Borneo Overview

Central and East  Geography

Central Kalimantan is one of the four provinces in Kalimantan known also as Indonesian Borneo. The capital of the province is Palangkaraya Central Kalimantan is the 3rd largest Indonesian province by area with a size of 153,800 km2, about 1.5 times the size of the island of Java. It is bordered by West and East Kalimantan provinces to the north, by the Java Sea to the south, by South and East Kalimantan provinces to the east, and by West Kalimantan province to west.The Schwaner Mountains stretch from the north-east of the province to the south-west, 80% of which is covered in dense forest, peatland swamps, mangroves, rivers, and traditional agriculture land. Highland areas in the north-east are remote and not easily accessible. Non-volcanic mounts are scattered in this area including Kengkabang, Samiajang, Liang Pahang and Ulu Gedang.The centre of the province is covered with tropical forest, which produces rattan, resin and valuable timber such as Ulin and Meranti. The southern lowlands are dominated by peatland swamps that intersect with many rivers. Sebangau is a protected peatland area internationally acknowledged as sanctuary for the endangered Orangutan.

East Kalimantan is the second largest Indonesian province covering an area of about 245,237.80 km2. The resource-rich province has two major cities, Samarinda (the capital and a center for timber product) and Balikpapan (a petroleum center with oil refinery). Ever since Indonesia opened its mineral and natural resources for foreign investment in 1970s, East Kalimantan province has experienced major boost of timber, petroleum and other exotic forest products. The state-owned petroleum company Pertamina has been operating in the area since it took control oil refinery from the Royal Dutch Shell.

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Borneo is very rich in biodiversity compared to many other areas (MacKinnon et al. 1998). There are about 15,000 species of flowering plants with 3,000 species of trees (267 species are dipterocarps), 221 species of terrestrial mammals and 420 species of resident birds in Borneo (MacKinnon et al. 1998). It is also the centre of evolution and radiation of many endemic species of plants and animals. The remaining Borneo rainforest is the only natural habitat for the endangered Bornean Orangutan. It is also an important refuge for many endemic forest species, as the Asian Elephant, the Sumatran Rhinoceros, the Bornean Clouded Leopard, and the Dayak Fruit Bat. The World Wildlife Fund divides the island into seven distinct eco-regions.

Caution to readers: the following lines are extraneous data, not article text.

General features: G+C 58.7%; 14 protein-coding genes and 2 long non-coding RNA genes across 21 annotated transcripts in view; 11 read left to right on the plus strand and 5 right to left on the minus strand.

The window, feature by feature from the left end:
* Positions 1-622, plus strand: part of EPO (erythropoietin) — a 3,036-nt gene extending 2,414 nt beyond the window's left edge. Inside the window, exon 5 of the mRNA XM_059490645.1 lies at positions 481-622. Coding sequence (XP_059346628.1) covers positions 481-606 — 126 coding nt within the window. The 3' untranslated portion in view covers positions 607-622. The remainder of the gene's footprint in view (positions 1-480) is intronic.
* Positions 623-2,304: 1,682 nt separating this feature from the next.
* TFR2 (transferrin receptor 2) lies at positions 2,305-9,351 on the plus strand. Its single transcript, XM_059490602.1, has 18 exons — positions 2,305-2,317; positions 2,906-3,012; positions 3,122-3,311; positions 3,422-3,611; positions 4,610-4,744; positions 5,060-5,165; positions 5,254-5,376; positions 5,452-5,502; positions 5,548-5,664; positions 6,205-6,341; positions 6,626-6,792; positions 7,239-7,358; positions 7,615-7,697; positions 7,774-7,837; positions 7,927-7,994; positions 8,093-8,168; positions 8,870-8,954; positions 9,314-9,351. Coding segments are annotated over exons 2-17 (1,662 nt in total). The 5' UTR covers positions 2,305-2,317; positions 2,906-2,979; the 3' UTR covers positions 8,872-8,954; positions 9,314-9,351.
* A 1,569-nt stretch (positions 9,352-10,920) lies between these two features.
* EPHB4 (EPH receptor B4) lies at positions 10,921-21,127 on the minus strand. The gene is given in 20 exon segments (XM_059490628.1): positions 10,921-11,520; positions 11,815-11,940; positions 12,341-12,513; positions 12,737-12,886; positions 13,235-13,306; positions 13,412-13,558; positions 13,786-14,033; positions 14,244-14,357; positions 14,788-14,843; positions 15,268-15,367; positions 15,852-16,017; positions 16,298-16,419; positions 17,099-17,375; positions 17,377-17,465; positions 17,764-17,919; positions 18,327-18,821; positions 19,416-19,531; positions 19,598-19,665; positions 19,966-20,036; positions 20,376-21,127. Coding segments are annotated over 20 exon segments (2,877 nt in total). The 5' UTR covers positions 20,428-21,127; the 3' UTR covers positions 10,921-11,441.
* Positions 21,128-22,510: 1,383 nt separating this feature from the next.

The Borneo lowland rain forests cover most of the island, with an area of 427,500 square kilometres (165,100 sq mi). Other lowland ecoregions are the Borneo peat swamp forests, the Kerangas or Sundaland heath forests, the Southwest Borneo freshwater swamp forests, and the Sunda Shelf mangroves. The Borneo mountain rain forests lie in the central highlands of the island, above the 1,000 metres (3,300 ft) elevation. The highest elevations of Mount Kinabalu are home to the Kinabalu mountain alpine meadow, an alpine shrubland notable for its numerous endemic species, including many orchids. The island historically had extensive rainforest cover, but the area shrank rapidly due to heavy logging for the needs of the Malaysian plywood industry. Two forestry researchers of Sepilok Research Centre, Sandakan, Sabah in the early 80’s identified four fast-growing hardwoods and a breakthrough on seed collection and handling of Acacia mangium and Gmelina arborea, a fast growing tropical trees were planted on huge track of formerly logged and deforested areas primarily in the northern part of Borneo Island. One half of the annual tropical timber acquisition of the whole world comes from Borneo. Furthermore, Palm oil plantations are rapidly encroaching on the last remnants of primary rainforest. The rainforest was also greatly destroyed due to the forest fires in 1997 to 1998 which were started by people and coincided with an exceptional drought season of El Nino. During the great fire, hotspots could be seen on satellite images and a haze was created that affected Brunei, Malaysia, Indonesia and Singapore. In order to combat overpopulation and AIDS in Java, the Indonesian government started a massive transmigration of poor farmers and landless peasants into Borneo in the 70’s and 80’s, to farm the logged areas, albeit with little success as the fertility of the land has been removed with the trees and what soil remains is washed away in tropical downpours.